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Data Envelopment Analysis

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Data Envelopment Analysis

## Data Envelopment Analysis

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##### Presentation Transcript

1. Data Envelopment Analysis Chapter 1 Introduction - General Discussion

2. Mission, Vision, Goals, & Strategies:A Brief Review • Mission statement: reasons to exist • Vision statement: want to be • Goals: • Support mission/vision statements • Long/short term goals • Must be measurable, achievable, clear, … • Strategies • Ways or how to achieve goals • A big assumption behind these terms: “Performance Measurement” • Many approaches exist

3. 1.1 Introduction • Productivity measures: Output/Input • Partial productivity measures • Ex: Sales/Labor • Increases in sales by other factors will lead to labor productivity increases even labor deteriorates • Total factor productivity measures • Must be compared to competitors/industry averages (this is the reason that productivity measures are relative: Jacobs & Chase) • Many restrictions and limited insights

4. 1.1 Introduction • Data envelopment analysis • A nonparametric approach • Based on the production possibility set theory (Farrell, 1957) and solved with mathematical or linear programming (Charnes, Cooper, & Rhodes, 1978) • Handles multiple inputs and outputs • Measures relative efficiency • Good for performance measurement along with benchmarking and what-if analysis Q1 - DEA model automatically finds “weights” for inputs, which are impartial. Q2 – Why “relative” efficiency? DEA compares only DMUs in the dataset. Thus, it is NOT the absolute efficiency score.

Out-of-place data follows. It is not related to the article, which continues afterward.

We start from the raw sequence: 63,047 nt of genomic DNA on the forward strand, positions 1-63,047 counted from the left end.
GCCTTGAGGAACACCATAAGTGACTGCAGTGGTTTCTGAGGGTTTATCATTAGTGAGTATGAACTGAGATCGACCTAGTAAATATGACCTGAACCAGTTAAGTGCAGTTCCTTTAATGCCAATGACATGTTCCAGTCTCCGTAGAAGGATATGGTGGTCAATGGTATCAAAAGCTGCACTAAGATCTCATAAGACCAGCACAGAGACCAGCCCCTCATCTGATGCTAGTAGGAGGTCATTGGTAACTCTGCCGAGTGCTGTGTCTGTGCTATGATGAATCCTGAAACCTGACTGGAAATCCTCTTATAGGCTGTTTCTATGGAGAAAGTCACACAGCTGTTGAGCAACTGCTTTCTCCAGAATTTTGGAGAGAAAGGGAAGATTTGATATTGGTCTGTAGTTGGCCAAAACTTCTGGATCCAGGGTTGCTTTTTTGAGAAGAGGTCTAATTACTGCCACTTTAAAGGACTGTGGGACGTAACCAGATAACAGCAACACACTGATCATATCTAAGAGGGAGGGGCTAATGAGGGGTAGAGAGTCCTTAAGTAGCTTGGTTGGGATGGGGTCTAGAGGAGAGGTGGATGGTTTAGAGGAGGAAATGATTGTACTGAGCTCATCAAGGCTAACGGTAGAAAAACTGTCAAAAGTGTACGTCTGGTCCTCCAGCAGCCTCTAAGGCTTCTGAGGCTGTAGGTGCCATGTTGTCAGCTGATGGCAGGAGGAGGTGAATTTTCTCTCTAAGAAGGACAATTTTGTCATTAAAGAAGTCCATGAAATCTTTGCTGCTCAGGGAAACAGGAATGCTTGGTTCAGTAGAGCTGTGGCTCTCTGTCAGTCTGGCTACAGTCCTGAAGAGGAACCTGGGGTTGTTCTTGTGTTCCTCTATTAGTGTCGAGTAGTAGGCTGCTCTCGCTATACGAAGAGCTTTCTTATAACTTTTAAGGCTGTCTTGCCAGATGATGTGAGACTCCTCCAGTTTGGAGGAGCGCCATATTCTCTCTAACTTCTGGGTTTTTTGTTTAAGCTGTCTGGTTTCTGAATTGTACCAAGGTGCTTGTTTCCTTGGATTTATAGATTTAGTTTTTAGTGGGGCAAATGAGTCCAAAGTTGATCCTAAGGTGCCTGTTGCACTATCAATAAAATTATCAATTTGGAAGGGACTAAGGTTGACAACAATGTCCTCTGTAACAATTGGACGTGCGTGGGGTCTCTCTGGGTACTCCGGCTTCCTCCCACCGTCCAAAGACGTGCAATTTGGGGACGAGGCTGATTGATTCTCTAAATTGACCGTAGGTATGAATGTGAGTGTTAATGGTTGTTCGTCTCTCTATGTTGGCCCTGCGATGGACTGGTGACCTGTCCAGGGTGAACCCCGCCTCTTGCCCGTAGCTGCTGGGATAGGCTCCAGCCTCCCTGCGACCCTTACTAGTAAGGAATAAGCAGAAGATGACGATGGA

5. 1.2 Single input & single output Efficient frontier envelops branches: why DEA

6. 1.2 Single input & single output • Differences between DEA and regression analysis • Regression analysis shows “average” or “central tendency” • DEA identifies the frontier line for benchmarks (this line is based on the constant-returns-to-scale assumption) y = 0.622x

7. 1.2 Single input & single output • Improving efficiency • Move “A” to “A1” (decrease the input by holding the output at the same level) or “A2” (increase output by holding the input)

8. 1.3 Two inputs & one output case • y is normalized by dividing x1 and x2 by y respectfully for each store Unitized axes

9. 1.3 Two inputs & one output case • Efficiency of A • Line OP divided by Line OA = 4.2855/5.0000 = 0.8571 • Improvement of Store A • Move A to A1: decrease x1 (the number of employees) or • Move A to D: decrease x2 (Area) or • Move to P or any point to the line A1D • This case is an example of an input-oriented CCR model

10. 1.4 One input & two outputs case

11. 1.4 One input & two outputs case • Improvement “radial measures”

12. 1.5 Fixed and variable weights